Guide To The Causes Of Neutrophilia

Certain Forms Of Leukemia

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An individual's neutrophilia can be caused by certain forms of leukemia. Chronic myeloid leukemia is a type of cancer that begins in bone marrow or blood-forming tissues. In the beginning stages of this type of leukemia, the bone marrow produces an excess amount of white blood cells. However, myeloblasts or immature white blood cells begin to accumulate in the patient's bone marrow and blood. This results in a decreased red blood cell and platelet production.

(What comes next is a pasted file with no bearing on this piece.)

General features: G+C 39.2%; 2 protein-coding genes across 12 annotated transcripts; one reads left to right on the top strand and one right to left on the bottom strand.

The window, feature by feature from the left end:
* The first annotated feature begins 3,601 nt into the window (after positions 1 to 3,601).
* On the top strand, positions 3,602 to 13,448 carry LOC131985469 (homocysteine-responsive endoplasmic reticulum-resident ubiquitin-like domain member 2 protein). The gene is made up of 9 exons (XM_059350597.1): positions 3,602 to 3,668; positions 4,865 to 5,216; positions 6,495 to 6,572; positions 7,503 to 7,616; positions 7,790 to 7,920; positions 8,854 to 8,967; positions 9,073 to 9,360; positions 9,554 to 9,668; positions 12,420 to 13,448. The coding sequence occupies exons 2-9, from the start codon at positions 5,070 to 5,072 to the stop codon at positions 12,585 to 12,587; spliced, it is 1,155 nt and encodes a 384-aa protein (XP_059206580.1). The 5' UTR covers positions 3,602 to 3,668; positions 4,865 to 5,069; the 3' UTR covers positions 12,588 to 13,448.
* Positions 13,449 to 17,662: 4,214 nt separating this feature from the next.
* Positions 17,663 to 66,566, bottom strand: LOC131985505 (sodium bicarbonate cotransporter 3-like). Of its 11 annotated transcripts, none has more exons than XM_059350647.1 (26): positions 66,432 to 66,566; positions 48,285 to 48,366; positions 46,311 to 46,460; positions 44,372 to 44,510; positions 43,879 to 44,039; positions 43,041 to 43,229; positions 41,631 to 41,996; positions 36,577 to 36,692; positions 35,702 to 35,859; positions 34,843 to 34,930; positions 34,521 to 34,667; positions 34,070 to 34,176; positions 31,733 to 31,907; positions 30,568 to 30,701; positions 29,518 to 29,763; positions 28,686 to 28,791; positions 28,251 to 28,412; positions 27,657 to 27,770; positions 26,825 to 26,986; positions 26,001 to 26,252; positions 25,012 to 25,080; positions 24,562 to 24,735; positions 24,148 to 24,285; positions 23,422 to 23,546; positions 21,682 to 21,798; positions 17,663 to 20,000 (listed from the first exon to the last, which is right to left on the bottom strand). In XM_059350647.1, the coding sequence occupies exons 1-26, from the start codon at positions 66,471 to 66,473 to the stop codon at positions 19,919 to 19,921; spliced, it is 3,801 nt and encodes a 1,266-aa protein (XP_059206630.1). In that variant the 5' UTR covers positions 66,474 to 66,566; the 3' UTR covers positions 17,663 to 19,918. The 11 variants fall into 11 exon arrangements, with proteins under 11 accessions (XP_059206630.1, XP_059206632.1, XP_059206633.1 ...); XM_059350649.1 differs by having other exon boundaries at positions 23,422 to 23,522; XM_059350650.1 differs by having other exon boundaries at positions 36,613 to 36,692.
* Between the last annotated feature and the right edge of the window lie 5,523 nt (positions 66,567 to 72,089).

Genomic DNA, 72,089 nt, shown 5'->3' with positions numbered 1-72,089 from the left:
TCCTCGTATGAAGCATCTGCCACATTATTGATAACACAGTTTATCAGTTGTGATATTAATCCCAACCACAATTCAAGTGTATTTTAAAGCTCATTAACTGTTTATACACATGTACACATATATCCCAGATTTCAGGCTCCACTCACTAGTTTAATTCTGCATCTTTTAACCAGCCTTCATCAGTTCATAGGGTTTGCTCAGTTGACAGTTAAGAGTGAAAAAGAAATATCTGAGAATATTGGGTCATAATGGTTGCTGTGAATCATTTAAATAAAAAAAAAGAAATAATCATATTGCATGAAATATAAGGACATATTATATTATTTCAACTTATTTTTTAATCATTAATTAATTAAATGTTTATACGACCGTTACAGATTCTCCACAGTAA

Acute myeloid leukemia also causes neutrophilia, but on a much quicker timeline than its chronic form. Myelofibrosis is a chronic form of leukemia where a patient's bone marrow is replaced by scar tissue, resulting in too many red and white blood cells that do not fully mature and cannot function as healthy cells. Chronic neutrophilic leukemia is a slow-growing cancer of the bone marrow where it makes too many neutrophils. Acute neutrophilic leukemia also causes neutrophilia, but grows at a much faster rate.

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